> > operations like cropping to a non-multiple-of-4 size, motion
> > compensation, etc. all involve misaligned memcpy. Same goes for
> > image transformations in gimp, image blitting in web browsers
> > (not necessarily aligned to multiple-of-4 boundaries unless
> > you're using 32bpp), etc...
> You are all right, but the programmer shall know of this and
> consider to use appropriate functions. You can write the code for

The programmer should write asm for 20 different archs? Most people
have better things to do with their time..

Back to the point, musl is not dietlibc. If you want the
smallest, lowest-quality imaginable libc, there's dietlibc you can
use. musl's aim is to be a robust general-purpose libc. "Switch from
Bionic to musl and make your apps run five times slower" is not
appealing to anybody.

If the choice were between having fully general, clean C code that
runs 5-10% slower or giant gobs of asm with a heavy maintenance
burden that runs 5-10% faster, I would probably agree and just figure
the people who really need that last 5-10% can drop in some fancy asm.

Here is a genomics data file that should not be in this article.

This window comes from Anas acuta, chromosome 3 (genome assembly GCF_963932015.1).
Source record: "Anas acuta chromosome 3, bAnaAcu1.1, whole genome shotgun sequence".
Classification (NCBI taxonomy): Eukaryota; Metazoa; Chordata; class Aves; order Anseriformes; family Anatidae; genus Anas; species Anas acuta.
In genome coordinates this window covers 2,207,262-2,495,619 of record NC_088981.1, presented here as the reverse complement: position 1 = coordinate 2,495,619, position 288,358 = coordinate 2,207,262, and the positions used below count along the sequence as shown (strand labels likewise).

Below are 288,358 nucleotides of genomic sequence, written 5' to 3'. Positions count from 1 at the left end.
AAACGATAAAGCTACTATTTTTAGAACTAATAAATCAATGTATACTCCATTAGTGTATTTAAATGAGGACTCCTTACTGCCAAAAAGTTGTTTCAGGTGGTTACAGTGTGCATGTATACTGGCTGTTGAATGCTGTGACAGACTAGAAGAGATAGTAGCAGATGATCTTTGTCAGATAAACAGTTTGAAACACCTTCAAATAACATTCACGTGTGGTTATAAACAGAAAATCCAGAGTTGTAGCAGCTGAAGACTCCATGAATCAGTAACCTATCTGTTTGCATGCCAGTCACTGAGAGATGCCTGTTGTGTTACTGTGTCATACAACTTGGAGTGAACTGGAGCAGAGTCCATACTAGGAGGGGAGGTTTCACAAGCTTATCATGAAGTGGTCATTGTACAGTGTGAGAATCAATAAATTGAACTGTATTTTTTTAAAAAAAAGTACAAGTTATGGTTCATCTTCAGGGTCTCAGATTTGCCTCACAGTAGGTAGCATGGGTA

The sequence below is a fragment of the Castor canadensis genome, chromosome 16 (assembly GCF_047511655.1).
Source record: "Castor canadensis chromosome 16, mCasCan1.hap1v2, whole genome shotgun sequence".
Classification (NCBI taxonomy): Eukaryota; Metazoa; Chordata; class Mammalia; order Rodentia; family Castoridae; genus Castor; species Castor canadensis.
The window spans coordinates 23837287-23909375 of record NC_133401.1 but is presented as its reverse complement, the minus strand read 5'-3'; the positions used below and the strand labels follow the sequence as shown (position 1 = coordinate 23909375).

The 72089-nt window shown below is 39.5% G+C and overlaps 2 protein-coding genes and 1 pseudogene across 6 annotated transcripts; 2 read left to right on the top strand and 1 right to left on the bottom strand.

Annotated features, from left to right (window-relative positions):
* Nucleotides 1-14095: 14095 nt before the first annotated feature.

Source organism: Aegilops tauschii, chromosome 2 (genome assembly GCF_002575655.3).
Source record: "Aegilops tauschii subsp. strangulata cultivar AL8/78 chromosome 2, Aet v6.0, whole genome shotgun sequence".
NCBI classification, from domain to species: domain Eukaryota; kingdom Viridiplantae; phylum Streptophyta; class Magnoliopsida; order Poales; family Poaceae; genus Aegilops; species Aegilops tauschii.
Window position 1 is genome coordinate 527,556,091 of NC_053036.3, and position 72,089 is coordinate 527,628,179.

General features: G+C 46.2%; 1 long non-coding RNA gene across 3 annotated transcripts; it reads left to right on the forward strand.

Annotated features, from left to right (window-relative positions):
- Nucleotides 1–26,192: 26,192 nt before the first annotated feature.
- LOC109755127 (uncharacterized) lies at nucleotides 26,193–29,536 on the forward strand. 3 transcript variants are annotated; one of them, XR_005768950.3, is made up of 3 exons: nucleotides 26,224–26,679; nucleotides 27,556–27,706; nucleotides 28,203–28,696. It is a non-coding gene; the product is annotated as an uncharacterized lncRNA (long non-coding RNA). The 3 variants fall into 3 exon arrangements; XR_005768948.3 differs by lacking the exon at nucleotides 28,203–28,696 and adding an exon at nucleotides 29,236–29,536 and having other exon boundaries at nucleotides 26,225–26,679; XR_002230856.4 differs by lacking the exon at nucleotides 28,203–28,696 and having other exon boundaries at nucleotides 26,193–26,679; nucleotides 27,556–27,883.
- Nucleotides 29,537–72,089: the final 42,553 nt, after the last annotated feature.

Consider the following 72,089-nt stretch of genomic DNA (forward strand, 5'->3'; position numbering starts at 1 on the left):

But that's not the situation we're in. The current code is half the
speed of a decent (still probably not even the fastest) implementation
for aligned copies and nearly five times slower for misaligned copies.
That's well outside the range of "special interest" and into the range
of "our implementation sucks".

Moreover, the choice here is not between clean C and dirty asm. It's
between dirty C and, well, whatever you think of the asm. The only
"clean" C memcpy is:

    while (n--) *d++ = *s++;

Our C memcpy depends on implementation-defined behavior (casting
pointers to integers to inspect their alignment) as well as undefined
behavior (aliasing violations to copy as size_t units). The latter
cannot be detected by a compiler that's not performing LTO/whole
program optimization, so it's "safe" for the most part, but it's still
wrong. So from a standpoint of clean code, getting decent asm on all
the archs and then possibly replacing the C with something more naive
would probably be a step forward.